Apple's share of the tablet market has been sliding for a while, but it's making a comeback... if not for the reasons the company might prefer. Strategy Analytics estimates that the iPad climbed from 19.1 percent of the market in the third quarter of 2015 to 19.9 percent a year later. However, that's mainly because the market as a whole shrank 10 percent. The analysts believe that many tablet manufacturers' shipments dropped year-to-year, and that Apple simply experienced a smaller decline than most. The one major exception is Amazon, whose $49 Fire tablet helped its shipments more than double.
This doesn't necessarily mean that Apple is on the wrong track. Strategy Analytics argues that the iPad Pro line puts Apple "on the path to recovery" by giving the company a laptop-like tablet that wasn't an option before. However, it does show that Apple is consciously veering away from the strategies of its peers. Many of its Android rivals are shifting attention to 2-in-1 Windows tablets, like Lenovo's Yoga series or Samsung's TabPro S. Researchers say that Windows hybrid and tablet shipments jumped 25 percent year-over-year in the third quarter -- some of those are bound to be from companies no longer convinced they can sell Android tablets as full-on computer substitutes.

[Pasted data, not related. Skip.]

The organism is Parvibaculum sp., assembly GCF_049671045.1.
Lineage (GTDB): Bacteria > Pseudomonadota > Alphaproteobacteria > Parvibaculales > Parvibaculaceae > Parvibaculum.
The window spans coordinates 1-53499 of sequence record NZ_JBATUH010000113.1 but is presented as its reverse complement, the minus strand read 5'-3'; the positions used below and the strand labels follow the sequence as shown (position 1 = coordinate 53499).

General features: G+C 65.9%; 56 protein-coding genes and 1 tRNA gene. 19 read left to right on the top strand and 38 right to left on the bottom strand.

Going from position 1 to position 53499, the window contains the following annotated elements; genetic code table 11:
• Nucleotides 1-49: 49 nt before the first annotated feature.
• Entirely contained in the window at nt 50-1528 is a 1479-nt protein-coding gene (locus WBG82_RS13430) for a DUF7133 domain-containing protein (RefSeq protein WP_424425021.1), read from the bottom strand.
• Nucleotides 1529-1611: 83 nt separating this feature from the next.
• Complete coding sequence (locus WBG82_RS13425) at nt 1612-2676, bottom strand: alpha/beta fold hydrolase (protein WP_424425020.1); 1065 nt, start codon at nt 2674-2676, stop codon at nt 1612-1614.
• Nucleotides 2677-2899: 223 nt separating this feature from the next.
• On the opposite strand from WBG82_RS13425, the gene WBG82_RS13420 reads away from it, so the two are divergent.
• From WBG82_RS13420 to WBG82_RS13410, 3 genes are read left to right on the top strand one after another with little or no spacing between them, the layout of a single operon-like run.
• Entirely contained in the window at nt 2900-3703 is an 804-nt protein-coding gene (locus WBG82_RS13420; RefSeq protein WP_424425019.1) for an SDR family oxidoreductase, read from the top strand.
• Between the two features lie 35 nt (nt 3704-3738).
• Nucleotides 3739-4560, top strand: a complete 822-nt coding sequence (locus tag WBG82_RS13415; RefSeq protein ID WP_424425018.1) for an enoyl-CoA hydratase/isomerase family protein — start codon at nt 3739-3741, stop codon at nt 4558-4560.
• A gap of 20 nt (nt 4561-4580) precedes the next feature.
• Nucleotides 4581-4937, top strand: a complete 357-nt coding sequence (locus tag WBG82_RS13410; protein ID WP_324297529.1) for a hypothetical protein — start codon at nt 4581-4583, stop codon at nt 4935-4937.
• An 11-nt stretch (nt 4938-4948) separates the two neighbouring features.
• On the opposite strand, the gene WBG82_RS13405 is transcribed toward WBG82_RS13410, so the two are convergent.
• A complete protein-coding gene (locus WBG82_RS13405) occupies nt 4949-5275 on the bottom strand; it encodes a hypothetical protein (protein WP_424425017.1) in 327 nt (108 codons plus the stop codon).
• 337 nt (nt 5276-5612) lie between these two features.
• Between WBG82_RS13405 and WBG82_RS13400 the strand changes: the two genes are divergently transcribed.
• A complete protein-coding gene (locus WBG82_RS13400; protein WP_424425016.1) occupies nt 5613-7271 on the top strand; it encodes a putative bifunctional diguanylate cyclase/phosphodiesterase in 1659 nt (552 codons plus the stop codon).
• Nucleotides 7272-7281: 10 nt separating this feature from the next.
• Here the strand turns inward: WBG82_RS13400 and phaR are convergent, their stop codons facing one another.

The data suggests that the tablet market isn't so much dying as maturing. Basic mobile tablets will still have an audience among those who just want to read books or watch video, but higher-end slates are taking hold. People want "everyday computing devices" that really can fill in for a conventional PC, according to analysts, and they're willing to pay more for these devices.